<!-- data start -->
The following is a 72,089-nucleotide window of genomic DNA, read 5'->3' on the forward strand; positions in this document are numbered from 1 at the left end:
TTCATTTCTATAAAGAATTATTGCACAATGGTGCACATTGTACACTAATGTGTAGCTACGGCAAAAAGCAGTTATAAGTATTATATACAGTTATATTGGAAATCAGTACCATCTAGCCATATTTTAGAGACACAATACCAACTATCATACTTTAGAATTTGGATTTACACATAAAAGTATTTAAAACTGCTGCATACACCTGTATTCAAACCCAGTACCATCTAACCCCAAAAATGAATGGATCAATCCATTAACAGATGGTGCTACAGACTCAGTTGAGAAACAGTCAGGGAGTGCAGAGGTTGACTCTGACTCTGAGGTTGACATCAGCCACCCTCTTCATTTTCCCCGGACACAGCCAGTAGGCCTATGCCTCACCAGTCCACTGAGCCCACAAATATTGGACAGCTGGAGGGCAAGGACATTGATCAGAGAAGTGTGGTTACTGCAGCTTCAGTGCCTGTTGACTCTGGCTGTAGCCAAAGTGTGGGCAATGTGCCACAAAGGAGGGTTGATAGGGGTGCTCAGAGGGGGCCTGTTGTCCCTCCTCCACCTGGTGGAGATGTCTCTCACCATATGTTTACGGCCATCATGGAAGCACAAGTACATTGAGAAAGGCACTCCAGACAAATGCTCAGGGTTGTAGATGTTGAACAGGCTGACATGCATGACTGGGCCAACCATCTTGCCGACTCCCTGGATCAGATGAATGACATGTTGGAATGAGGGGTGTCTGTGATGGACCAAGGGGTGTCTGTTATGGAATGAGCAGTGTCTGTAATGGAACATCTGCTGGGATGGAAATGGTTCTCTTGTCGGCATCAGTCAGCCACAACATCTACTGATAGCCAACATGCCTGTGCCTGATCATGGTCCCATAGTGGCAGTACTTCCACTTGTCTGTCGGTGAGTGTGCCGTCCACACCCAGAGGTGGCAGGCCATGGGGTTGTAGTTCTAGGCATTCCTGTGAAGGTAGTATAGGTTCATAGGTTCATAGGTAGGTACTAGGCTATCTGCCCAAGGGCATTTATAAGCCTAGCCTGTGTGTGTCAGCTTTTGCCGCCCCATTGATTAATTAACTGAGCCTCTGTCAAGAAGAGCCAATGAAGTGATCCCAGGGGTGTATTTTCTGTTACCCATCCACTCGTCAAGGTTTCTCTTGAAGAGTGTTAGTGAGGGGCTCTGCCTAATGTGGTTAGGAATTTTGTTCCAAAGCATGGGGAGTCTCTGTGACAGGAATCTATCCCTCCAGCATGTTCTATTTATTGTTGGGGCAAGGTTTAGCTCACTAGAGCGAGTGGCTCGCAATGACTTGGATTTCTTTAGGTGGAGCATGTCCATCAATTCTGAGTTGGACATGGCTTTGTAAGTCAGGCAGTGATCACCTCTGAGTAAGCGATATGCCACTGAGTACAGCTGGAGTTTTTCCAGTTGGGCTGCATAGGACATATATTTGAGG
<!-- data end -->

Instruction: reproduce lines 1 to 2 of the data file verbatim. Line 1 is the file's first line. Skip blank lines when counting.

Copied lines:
The following is a 72,089-nucleotide window of genomic DNA, read 5'->3' on the forward strand; positions in this document are numbered from 1 at the left end:
TTCATTTCTATAAAGAATTATTGCACAATGGTGCACATTGTACACTAATGTGTAGCTACGGCAAAAAGCAGTTATAAGTATTATATACAGTTATATTGGAAATCAGTACCATCTAGCCATATTTTAGAGACACAATACCAACTATCATACTTTAGAATTTGGATTTACACATAAAAGTATTTAAAACTGCTGCATACACCTGTATTCAAACCCAGTACCATCTAACCCCAAAAATGAATGGATCAATCCATTAACAGATGGTGCTACAGACTCAGTTGAGAAACAGTCAGGGAGTGCAGAGGTTGACTCTGACTCTGAGGTTGACATCAGCCACCCTCTTCATTTTCCCCGGACACAGCCAGTAGGCCTATGCCTCACCAGTCCACTGAGCCCACAAATATTGGACAGCTGGAGGGCAAGGACATTGATCAGAGAAGTGTGGTTACTGCAGCTTCAGTGCCTGTTGACTCTGGCTGTAGCCAAAGTGTGGGCAATGTGCCACAAAGGAGGGTTGATAGGGGTGCTCAGAGGGGGCCTGTTGTCCCTCCTCCACCTGGTGGAGATGTCTCTCACCATATGTTTACGGCCATCATGGAAGCACAAGTACATTGAGAAAGGCACTCCAGACAAATGCTCAGGGTTGTAGATGTTGAACAGGCTGACATGCATGACTGGGCCAACCATCTTGCCGACTCCCTGGATCAGATGAATGACATGTTGGAATGAGGGGTGTCTGTGATGGACCAAGGGGTGTCTGTTATGGAATGAGCAGTGTCTGTAATGGAACATCTGCTGGGATGGAAATGGTTCTCTTGTCGGCATCAGTCAGCCACAACATCTACTGATAGCCAACATGCCTGTGCCTGATCATGGTCCCATAGTGGCAGTACTTCCACTTGTCTGTCGGTGAGTGTGCCGTCCACACCCAGAGGTGGCAGGCCATGGGGTTGTAGTTCTAGGCATTCCTGTGAAGGTAGTATAGGTTCATAGGTTCATAGGTAGGTACTAGGCTATCTGCCCAAGGGCATTTATAAGCCTAGCCTGTGTGTGTCAGCTTTTGCCGCCCCATTGATTAATTAACTGAGCCTCTGTCAAGAAGAGCCAATGAAGTGATCCCAGGGGTGTATTTTCTGTTACCCATCCACTCGTCAAGGTTTCTCTTGAAGAGTGTTAGTGAGGGGCTCTGCCTAATGTGGTTAGGAATTTTGTTCCAAAGCATGGGGAGTCTCTGTGACAGGAATCTATCCCTCCAGCATGTTCTATTTATTGTTGGGGCAAGGTTTAGCTCACTAGAGCGAGTGGCTCGCAATGACTTGGATTTCTTTAGGTGGAGCATGTCCATCAATTCTGAGTTGGACATGGCTTTGTAAGTCAGGCAGTGATCACCTCTGAGTAAGCGATATGCCACTGAGTACAGCTGGAGTTTTTCCAGTTGGGCTGCATAGGACATATATTTGAGG